“Inequity For Sale” Art Project Marker Removed
“A sign that aimed to bring attention to racist real estate practices was removed this week, prompting the project’s creator to consider different approaches to highlight the history that denied Black Chicagoans homeownership,” reports Block Club. “As part of her ‘Inequity for Sale’ exhibit, artist and activist Tonika Johnson installed a yellow-and-black ‘landmarker’… to highlight how homes like [this house on South Aberdeen] were sold through a legal but discriminatory practice in the 50s and 60s… But the landmarker was missing when Johnson drove by the house… A neighbor told her the homeowner removed the sign late last week, she said. It surprised her because the home looks abandoned, she said.”
Ojibwe Artist Jim Denomie Was 66
Ojibwe artist Jim Denomie has passed in Franconia, Minnesota, reports The Art Newspaper. “At the time of his death, Denomie was preparing for a solo exhibition at the Minneapolis Institute of Art that is scheduled for 2023. ‘The exhibition will be exploring the troubadour-like approach that Jim had towards art,’ says curator Nicole Soukup, noting that Denomie often listened to music, like Bob Dylan, when he painted. According to Soukup, Denomie was also inspired by children’s art and 16th-century painter Hieronymus Bosch. In addition to preparing for the upcoming Mia exhibition, Denomie had since 2019 travelled to São Paulo, Vienna and Mexico City for shows. Institutions including the Philbrook Museum of Art in Tulsa, Oklahoma, the Westphalian Museum of Natural History, in Munster, Germany and the Denver Art Museum had acquired his work.”
Springfield Art Museum Receives $5 Million Gift Toward 2028 Completion Of Master Plan
“The Springfield Art Museum’s thirty-year Master Plan to bring the museum into the twenty-second century has been expedited,” reports the Springfield News-Leader. The Missouri art museum received a $5 million gift from The Sunderland Foundation, a family foundation based in Overland Park, Kansas, to benefit its Master Plan. “This is the largest single charitable gift the museum has received in its ninety-three years,” museum director Nick Nelson said. “The $5 million donation will accelerate the museum’s thirty-year plan into a seven-year project. The hope is that construction and renovation will be complete by 2028, the museum’s hundredth anniversary. ‘With a gift of this size and magnitude, our plan is to jump into the design work and start work on completing the full plan by 2028.'”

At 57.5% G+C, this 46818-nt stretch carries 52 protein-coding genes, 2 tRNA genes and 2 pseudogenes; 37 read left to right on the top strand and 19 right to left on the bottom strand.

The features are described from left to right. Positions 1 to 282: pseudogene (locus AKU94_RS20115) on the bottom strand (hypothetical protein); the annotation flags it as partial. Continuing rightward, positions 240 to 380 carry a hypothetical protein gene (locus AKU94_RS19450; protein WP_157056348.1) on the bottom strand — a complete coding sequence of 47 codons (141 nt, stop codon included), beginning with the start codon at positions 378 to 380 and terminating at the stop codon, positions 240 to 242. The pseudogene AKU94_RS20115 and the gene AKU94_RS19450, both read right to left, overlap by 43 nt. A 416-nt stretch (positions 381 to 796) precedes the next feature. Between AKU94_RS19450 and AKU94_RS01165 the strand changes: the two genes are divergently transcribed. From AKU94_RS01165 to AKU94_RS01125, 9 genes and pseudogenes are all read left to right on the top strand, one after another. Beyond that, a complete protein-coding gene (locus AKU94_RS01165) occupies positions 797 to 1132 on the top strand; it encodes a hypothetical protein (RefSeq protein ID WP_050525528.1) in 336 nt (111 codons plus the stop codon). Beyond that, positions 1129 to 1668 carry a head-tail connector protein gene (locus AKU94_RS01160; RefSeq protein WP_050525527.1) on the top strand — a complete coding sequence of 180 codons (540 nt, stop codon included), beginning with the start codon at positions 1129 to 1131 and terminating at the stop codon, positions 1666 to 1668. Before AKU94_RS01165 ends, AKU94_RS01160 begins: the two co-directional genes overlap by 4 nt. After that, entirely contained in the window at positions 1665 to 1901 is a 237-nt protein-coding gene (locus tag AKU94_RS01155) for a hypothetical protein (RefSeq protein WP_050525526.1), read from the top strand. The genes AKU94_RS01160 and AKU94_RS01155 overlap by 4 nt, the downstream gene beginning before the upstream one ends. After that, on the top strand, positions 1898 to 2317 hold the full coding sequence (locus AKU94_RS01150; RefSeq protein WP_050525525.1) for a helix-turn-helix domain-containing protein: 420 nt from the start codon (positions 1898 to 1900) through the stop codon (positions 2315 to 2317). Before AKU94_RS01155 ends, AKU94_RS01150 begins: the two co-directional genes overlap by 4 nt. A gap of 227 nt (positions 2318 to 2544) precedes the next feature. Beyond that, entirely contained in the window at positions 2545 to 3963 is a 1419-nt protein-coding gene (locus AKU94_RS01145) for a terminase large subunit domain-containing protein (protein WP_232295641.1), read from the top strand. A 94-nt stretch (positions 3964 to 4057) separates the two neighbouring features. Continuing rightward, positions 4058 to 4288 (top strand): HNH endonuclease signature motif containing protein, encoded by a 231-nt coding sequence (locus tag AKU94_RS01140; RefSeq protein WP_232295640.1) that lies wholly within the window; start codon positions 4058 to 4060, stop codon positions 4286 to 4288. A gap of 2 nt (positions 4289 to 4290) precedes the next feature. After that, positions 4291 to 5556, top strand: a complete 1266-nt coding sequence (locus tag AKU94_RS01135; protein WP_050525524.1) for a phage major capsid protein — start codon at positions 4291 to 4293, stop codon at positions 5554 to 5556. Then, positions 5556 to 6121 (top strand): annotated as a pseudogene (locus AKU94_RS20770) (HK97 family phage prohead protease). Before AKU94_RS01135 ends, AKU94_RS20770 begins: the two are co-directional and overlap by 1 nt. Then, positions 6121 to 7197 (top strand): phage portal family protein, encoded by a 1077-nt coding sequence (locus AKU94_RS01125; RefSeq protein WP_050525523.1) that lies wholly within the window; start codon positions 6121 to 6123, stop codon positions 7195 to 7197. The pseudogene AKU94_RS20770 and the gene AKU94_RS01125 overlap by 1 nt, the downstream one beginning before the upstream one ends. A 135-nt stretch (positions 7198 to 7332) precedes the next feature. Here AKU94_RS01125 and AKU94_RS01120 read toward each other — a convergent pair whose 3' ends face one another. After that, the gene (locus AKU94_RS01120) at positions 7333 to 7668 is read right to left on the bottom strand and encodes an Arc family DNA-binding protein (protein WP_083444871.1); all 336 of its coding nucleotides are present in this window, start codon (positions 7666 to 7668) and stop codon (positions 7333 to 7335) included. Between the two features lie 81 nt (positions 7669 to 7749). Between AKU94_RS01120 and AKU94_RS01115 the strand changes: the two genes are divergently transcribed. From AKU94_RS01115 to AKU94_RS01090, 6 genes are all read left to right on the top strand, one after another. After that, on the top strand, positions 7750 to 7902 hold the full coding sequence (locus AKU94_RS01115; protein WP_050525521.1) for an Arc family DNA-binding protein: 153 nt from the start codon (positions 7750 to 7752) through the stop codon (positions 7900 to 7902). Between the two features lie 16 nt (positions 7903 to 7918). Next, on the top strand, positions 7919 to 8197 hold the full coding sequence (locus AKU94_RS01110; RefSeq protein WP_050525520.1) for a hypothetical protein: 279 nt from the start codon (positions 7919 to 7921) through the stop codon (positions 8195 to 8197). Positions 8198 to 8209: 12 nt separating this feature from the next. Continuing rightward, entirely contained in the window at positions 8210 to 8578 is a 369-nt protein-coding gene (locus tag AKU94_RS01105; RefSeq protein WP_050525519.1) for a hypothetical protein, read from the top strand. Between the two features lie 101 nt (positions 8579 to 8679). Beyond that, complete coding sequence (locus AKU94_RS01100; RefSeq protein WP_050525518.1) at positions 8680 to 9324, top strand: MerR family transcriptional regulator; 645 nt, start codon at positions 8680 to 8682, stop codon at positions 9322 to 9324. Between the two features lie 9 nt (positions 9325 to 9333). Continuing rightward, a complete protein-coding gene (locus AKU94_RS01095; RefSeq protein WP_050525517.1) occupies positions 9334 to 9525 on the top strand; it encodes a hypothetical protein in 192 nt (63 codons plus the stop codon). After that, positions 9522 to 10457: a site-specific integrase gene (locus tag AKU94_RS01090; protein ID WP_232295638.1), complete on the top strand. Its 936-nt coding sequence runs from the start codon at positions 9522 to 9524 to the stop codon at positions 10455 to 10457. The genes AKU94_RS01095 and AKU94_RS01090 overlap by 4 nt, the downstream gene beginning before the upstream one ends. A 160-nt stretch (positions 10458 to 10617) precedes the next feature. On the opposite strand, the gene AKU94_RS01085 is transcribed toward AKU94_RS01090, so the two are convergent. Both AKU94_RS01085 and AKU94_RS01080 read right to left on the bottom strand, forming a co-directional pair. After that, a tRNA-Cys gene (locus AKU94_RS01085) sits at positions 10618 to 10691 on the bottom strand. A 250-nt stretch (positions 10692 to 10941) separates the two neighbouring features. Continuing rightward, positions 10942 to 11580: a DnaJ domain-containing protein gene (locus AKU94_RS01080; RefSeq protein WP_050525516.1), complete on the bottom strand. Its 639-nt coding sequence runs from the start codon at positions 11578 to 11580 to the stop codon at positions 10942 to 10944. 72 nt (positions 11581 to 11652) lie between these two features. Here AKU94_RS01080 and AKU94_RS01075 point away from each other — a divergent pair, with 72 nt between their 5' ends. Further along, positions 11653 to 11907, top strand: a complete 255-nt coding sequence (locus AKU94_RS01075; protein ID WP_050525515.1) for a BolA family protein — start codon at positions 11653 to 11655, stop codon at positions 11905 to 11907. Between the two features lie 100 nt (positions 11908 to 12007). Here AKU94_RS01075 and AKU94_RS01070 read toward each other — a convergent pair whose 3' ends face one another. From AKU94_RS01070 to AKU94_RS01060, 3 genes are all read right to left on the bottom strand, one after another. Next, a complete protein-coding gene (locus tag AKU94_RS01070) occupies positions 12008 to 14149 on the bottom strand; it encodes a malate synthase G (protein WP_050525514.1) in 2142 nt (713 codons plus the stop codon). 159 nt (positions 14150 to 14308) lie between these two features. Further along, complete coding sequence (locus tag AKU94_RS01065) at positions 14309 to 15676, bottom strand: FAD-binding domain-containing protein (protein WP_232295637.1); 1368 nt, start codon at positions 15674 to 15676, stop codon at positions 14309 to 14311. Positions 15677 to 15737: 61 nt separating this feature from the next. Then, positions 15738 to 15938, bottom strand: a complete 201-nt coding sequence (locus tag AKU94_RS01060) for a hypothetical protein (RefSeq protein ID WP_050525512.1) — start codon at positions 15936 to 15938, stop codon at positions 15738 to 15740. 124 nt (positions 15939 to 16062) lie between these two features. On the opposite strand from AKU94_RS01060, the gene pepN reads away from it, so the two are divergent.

Omaha’s Joslyn Art Museum Closing For Two Years
The Joslyn Art Museum, the principal art museum in the state of Nebraska, will shut its doors on May 2 for about two years to facilitate construction of a new $100 million pavilion, alerts the Omaha World-Herald.
Does Chicago Suffer Without A Full-Time Architecture Critic?
“Chicago without a full-time architecture critic is like New York without a full-time theater critic. Except bad shows go away. Bad buildings + urban design stick around for decades,” posts Blair Kamin, pointing to a letter to the editor of the Sun-Times from Lynn Osmond, president and CEO of the Chicago Architecture Center: “An established critic has a bully pulpit when needed, putting a check on developers and politicians who aren’t always adept at self-policing. This prominent voice resonates far outside our region, rallying civic pride and introducing millions to Chicago… Where was the constructive design commentary upon release of the Chicago casino proposals? Where is the routine celebration of local design excellence? Is anyone even talking about climate change with respect to buildings and infrastructure?”
City Proposes $20 Million Renovation Of Congress Theater
“City officials have negotiated a $20 million subsidy for a developer’s renovation of the landmark Congress Theater in Logan Square,” reports David Roeder at the Sun-Times. “The city funds would support a proposed $70.4 million redevelopment of the ninety-six-year-old former movie house at 2135 North Milwaukee” that has stood empty since 2013. “The developer, Baum Revision, wants to refurbish the 2,900-seat auditorium for live music and performances. It also would have twenty residential units in the building that contains the theater, with fourteen of those homes marketed as affordable under city ordinance.” Adds YIMBY Chicago, “Plans call for the refurbishment of the theater space with its original 2,900-seating capacity for live music and theater performances which will be run by global conglomerate Anschutz Entertainment Group [AEG], which operates Wintrust Arena and Soldier Field.”
City Council Approves TIF For City Parks
Chicago City Council approved financing for small-improvement projects of Chicago Park District properties, notes YIMBY Chicago. “A majority of the funds will come from Tax Increment Financing districts, which are often supported by fees from developers.” The eight projects include Bickerdike Square Park, Jefferson Memorial Park, Metcalfe Park, Burnside Park, Fernwood Park and Wilson Park.